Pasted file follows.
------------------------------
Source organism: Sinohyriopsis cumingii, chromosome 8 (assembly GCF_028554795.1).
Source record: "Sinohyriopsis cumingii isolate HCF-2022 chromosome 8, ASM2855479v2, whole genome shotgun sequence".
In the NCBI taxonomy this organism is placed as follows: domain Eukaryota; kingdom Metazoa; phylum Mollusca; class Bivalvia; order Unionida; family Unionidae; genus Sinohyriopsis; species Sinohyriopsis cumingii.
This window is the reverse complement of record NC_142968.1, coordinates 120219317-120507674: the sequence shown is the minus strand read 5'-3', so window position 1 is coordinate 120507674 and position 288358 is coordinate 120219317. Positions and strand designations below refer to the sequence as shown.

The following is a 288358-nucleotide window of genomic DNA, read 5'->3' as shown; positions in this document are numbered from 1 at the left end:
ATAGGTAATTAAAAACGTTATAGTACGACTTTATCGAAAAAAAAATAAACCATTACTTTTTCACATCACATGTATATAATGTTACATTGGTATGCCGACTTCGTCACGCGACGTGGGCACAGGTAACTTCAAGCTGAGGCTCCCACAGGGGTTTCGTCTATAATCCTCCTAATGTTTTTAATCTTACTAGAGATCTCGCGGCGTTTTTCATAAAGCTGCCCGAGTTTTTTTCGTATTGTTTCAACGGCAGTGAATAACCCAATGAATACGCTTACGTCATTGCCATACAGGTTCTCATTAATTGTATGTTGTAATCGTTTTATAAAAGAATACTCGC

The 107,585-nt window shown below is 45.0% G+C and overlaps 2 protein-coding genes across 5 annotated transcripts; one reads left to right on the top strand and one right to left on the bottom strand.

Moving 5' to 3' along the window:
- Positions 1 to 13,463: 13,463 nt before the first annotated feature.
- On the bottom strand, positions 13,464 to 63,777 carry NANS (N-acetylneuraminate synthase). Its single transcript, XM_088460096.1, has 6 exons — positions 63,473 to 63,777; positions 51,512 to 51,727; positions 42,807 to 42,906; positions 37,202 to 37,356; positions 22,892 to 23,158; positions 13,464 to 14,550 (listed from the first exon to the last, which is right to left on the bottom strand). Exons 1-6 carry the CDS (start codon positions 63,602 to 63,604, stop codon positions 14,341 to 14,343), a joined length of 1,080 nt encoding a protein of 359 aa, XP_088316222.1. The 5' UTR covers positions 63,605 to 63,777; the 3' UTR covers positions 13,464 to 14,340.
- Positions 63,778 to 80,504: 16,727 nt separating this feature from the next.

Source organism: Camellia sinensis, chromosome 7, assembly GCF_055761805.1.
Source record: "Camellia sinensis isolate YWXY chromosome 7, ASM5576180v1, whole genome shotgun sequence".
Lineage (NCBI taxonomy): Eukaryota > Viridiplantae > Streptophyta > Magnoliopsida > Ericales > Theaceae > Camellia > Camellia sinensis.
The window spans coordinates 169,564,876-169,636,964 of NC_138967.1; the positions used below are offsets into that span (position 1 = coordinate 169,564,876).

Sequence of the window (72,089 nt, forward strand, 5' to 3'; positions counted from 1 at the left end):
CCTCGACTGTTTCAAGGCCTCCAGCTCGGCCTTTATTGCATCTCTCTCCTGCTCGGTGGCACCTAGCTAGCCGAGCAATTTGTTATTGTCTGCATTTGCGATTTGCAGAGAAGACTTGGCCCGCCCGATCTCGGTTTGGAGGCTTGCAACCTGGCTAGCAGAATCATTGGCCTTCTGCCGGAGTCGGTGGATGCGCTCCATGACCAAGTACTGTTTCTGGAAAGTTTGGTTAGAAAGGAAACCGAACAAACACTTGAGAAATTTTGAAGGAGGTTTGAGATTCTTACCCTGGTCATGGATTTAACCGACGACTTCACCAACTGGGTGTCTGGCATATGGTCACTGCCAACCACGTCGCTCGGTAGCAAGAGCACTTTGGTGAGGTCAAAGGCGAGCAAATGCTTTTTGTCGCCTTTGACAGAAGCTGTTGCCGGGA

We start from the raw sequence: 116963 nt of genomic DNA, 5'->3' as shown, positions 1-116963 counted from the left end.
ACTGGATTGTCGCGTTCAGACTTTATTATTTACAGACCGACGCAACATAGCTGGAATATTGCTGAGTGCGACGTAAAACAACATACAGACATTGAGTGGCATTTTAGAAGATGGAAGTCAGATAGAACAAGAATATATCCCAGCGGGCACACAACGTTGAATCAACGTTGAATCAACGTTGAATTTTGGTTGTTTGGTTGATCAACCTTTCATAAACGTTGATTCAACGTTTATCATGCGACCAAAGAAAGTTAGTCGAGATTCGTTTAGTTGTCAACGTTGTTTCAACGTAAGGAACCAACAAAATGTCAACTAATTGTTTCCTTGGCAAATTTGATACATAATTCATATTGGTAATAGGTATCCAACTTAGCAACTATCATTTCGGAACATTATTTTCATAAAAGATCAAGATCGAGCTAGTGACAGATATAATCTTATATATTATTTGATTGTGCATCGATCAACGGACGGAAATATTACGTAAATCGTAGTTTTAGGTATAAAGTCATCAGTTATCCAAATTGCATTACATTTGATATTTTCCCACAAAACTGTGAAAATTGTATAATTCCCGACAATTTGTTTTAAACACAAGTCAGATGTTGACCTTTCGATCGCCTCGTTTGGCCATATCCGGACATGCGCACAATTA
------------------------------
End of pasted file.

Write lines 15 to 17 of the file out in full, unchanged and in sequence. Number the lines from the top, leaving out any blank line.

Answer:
The window spans coordinates 169,564,876-169,636,964 of NC_138967.1; the positions used below are offsets into that span (position 1 = coordinate 169,564,876).

Sequence of the window (72,089 nt, forward strand, 5' to 3'; positions counted from 1 at the left end):
CCTCGACTGTTTCAAGGCCTCCAGCTCGGCCTTTATTGCATCTCTCTCCTGCTCGGTGGCACCTAGCTAGCCGAGCAATTTGTTATTGTCTGCATTTGCGATTTGCAGAGAAGACTTGGCCCGCCCGATCTCGGTTTGGAGGCTTGCAACCTGGCTAGCAGAATCATTGGCCTTCTGCCGGAGTCGGTGGATGCGCTCCATGACCAAGTACTGTTTCTGGAAAGTTTGGTTAGAAAGGAAACCGAACAAACACTTGAGAAATTTTGAAGGAGGTTTGAGATTCTTACCCTGGTCATGGATTTAACCGACGACTTCACCAACTGGGTGTCTGGCATATGGTCACTGCCAACCACGTCGCTCGGTAGCAAGAGCACTTTGGTGAGGTCAAAGGCGAGCAAATGCTTTTTGTCGCCTTTGACAGAAGCTGTTGCCGGGA